What your morning tea says about your multicultural ministry
It’s no secret that our city has become increasingly more multicultural, and gone are the days where suburbs were ethnic hubs. According to the last census, one in four people living in Australia were born in a non-English speaking country, and over one in three are from a non-English speaking background.
But we don’t need the data to prove this to us. We can simply walk down the street, or venture into the local food court and try to decide whether to have a hamburger, pad thai or butter chicken for lunch.
The question for us is, do our churches reflect our neighbourhoods? And what does this have to do with morning tea?
“One of the things often neglected in thinking about cross-cultural ministry is the matter of what we might need to change inside our walls and gatherings,” says Bishop Lin, who is Bishop of the Georges River Region.
“When we think about cross-cultural ministry, we tend to think about what we need to do when we go ‘out there’ to reach them. However, we don’t often think about what we might need to change once they come in the door.”
Many of our churches are welcoming and friendly, and there will usually be a smiling face handing a newcomer a Bible or a church new sheet as they enter our building.
“Keep doing that,” urges Bishop Lin, “but understand how weird and unwelcoming it might seem for an ethnic person to walk into a service, engage with the back of someone’s head for an hour, and afterwards be given a Tim Tam and a styrofoam teacup while standing in a hall that’s possibly almost empty half an hour after the service. Will they feel like you want them to stay?”
Bishop Lin desires to see all churches, collectively and individually, think about how they can make their gatherings spaces that are friendly and welcoming to many cultures. This may mean changing the way we do things. One simple area we can adjust is the way we gather over food after the service.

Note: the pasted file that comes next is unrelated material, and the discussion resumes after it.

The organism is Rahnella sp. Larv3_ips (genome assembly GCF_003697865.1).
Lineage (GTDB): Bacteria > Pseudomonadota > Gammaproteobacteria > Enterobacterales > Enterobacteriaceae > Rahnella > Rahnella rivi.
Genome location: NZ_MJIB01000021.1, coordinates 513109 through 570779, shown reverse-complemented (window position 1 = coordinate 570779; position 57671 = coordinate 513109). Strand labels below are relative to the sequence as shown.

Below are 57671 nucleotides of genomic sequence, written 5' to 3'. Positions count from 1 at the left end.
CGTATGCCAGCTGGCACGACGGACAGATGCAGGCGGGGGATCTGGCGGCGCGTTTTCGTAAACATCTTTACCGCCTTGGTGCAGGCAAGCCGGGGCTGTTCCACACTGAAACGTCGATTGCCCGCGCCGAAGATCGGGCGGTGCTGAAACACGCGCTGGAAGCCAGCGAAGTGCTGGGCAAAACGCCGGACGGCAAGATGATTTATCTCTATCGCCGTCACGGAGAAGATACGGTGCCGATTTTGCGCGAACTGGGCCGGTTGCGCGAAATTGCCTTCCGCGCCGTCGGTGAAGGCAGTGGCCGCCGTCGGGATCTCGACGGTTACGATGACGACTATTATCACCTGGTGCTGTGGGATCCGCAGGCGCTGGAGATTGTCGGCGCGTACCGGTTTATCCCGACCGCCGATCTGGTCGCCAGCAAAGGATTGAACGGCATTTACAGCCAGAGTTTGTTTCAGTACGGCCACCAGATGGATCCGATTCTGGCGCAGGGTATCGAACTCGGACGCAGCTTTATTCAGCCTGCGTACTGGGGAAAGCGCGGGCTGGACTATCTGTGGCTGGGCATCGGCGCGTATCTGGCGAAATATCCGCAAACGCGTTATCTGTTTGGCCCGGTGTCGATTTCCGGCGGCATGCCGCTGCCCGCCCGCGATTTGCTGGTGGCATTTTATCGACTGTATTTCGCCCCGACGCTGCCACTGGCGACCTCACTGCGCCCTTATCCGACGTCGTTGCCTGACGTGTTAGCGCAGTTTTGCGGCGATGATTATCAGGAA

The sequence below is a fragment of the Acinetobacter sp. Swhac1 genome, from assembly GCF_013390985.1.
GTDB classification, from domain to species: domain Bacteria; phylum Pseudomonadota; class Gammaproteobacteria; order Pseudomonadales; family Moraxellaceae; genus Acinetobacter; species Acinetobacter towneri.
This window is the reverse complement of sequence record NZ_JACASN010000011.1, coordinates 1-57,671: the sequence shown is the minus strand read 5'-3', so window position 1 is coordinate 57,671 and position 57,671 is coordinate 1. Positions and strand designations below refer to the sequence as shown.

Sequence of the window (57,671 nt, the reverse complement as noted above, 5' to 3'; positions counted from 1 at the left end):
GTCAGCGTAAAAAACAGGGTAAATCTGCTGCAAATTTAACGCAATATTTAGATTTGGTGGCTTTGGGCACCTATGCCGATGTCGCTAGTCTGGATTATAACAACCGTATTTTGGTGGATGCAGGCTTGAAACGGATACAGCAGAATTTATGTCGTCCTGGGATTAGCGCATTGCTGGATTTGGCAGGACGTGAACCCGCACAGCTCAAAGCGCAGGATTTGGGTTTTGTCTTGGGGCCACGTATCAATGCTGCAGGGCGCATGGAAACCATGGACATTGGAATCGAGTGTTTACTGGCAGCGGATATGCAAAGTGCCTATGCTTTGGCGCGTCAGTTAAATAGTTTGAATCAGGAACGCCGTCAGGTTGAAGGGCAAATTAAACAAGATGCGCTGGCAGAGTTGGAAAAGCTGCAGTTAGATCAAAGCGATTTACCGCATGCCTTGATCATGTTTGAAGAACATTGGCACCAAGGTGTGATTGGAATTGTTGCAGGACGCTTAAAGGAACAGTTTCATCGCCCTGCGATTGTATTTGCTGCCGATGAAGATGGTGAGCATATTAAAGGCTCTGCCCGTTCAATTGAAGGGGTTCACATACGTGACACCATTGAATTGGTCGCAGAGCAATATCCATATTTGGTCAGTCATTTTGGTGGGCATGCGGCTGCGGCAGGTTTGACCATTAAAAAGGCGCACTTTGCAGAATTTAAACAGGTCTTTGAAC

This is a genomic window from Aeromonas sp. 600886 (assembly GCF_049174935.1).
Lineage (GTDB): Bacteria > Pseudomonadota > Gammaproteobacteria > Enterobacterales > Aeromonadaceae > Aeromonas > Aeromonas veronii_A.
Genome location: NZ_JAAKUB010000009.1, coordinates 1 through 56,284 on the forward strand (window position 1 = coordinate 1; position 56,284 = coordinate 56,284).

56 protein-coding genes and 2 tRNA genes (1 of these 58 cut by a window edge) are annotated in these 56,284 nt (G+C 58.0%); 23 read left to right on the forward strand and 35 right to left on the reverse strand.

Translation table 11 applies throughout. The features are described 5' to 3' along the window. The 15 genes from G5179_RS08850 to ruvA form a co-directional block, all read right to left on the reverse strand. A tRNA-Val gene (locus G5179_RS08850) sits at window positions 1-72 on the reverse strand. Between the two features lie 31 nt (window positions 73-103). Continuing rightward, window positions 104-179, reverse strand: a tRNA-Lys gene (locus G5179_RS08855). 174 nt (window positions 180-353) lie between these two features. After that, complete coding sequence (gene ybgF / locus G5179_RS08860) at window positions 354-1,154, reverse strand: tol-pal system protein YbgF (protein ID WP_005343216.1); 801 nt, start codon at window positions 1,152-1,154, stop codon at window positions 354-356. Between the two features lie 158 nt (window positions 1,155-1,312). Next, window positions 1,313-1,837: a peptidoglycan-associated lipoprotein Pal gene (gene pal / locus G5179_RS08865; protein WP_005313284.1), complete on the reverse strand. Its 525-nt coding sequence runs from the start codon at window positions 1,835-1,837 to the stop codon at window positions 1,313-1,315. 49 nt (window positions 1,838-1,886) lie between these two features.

“Most non-Western cultures are food based,” Bishop Lin says. “Community happens around food. Food is an expression of love.
“To cook for you is to love you, and to eat is to love the cook. When we serve one biscuit, we are saying that we only want to spend time enough with you to eat a biscuit. Lots of food says we want to spend lots of time with you!”
When it comes to what we serve, it’s not just the quantity that’s important. Does the food we prepare reflect the culture of those who are in our area?
“Include the food of the people around you: baklava, spring rolls, cannoli,” Bishop Lin says. “And not just sharing your food, but eating other people’s food. It shows you love them. Eat it even if you don’t like it. Don’t be precious.”
At the heart of a multicultural morning tea, however, is not the food, but the heart behind it.
“Love is the most important thing,” Bishop Lin says. “That’s the key to embracing other cultures different to our own. Putting them and their needs first.
“Always ask what is the loving thing to do for them. Then you will listen carefully, you will be willing to change, to make sacrifices with regard to your preferences. You will truly embrace them if you love them. Love will always trump culture, and cover a multitude of cultural faux pas.”